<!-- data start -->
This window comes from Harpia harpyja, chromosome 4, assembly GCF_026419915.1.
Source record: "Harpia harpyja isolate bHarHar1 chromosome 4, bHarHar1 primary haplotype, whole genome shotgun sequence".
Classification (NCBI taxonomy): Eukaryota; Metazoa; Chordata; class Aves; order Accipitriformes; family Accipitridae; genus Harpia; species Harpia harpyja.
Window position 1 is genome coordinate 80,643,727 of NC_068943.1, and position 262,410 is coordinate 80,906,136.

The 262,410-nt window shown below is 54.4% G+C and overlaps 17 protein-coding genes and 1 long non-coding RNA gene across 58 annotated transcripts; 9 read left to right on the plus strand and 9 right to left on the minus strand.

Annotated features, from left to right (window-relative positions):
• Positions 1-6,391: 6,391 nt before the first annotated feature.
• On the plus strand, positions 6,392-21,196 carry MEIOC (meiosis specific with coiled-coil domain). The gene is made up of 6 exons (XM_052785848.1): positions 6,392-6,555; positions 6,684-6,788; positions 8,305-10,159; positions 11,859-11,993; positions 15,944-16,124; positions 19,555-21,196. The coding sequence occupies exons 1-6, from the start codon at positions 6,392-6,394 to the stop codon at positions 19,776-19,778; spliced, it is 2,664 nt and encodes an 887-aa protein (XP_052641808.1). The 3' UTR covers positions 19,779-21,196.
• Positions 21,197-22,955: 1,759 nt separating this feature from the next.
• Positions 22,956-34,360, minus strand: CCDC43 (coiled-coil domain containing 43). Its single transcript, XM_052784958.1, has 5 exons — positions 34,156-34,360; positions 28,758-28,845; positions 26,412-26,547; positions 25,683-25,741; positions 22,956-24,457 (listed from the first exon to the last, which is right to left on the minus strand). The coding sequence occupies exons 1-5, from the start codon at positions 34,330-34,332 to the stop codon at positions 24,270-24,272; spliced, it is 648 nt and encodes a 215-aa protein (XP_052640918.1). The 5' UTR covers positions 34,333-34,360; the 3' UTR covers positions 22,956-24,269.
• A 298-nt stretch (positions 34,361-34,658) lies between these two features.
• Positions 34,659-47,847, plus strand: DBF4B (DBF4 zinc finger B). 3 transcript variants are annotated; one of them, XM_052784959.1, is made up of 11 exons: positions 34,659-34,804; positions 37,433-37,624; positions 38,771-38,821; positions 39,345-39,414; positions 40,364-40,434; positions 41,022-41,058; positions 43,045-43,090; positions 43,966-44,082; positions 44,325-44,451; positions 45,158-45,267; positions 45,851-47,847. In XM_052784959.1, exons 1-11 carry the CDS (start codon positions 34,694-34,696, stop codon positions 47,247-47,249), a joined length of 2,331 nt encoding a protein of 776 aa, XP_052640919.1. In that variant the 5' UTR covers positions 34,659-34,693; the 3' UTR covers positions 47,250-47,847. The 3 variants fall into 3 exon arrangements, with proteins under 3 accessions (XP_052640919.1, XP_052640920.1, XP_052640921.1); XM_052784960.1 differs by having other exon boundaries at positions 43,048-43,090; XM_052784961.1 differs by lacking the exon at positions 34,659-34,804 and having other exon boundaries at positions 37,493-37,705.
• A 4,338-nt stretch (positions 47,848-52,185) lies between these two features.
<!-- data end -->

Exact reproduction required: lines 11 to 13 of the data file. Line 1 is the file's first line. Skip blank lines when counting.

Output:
• A 298-nt stretch (positions 34,361-34,658) lies between these two features.
• Positions 34,659-47,847, plus strand: DBF4B (DBF4 zinc finger B). 3 transcript variants are annotated; one of them, XM_052784959.1, is made up of 11 exons: positions 34,659-34,804; positions 37,433-37,624; positions 38,771-38,821; positions 39,345-39,414; positions 40,364-40,434; positions 41,022-41,058; positions 43,045-43,090; positions 43,966-44,082; positions 44,325-44,451; positions 45,158-45,267; positions 45,851-47,847. In XM_052784959.1, exons 1-11 carry the CDS (start codon positions 34,694-34,696, stop codon positions 47,247-47,249), a joined length of 2,331 nt encoding a protein of 776 aa, XP_052640919.1. In that variant the 5' UTR covers positions 34,659-34,693; the 3' UTR covers positions 47,250-47,847. The 3 variants fall into 3 exon arrangements, with proteins under 3 accessions (XP_052640919.1, XP_052640920.1, XP_052640921.1); XM_052784960.1 differs by having other exon boundaries at positions 43,048-43,090; XM_052784961.1 differs by lacking the exon at positions 34,659-34,804 and having other exon boundaries at positions 37,493-37,705.
• A 4,338-nt stretch (positions 47,848-52,185) lies between these two features.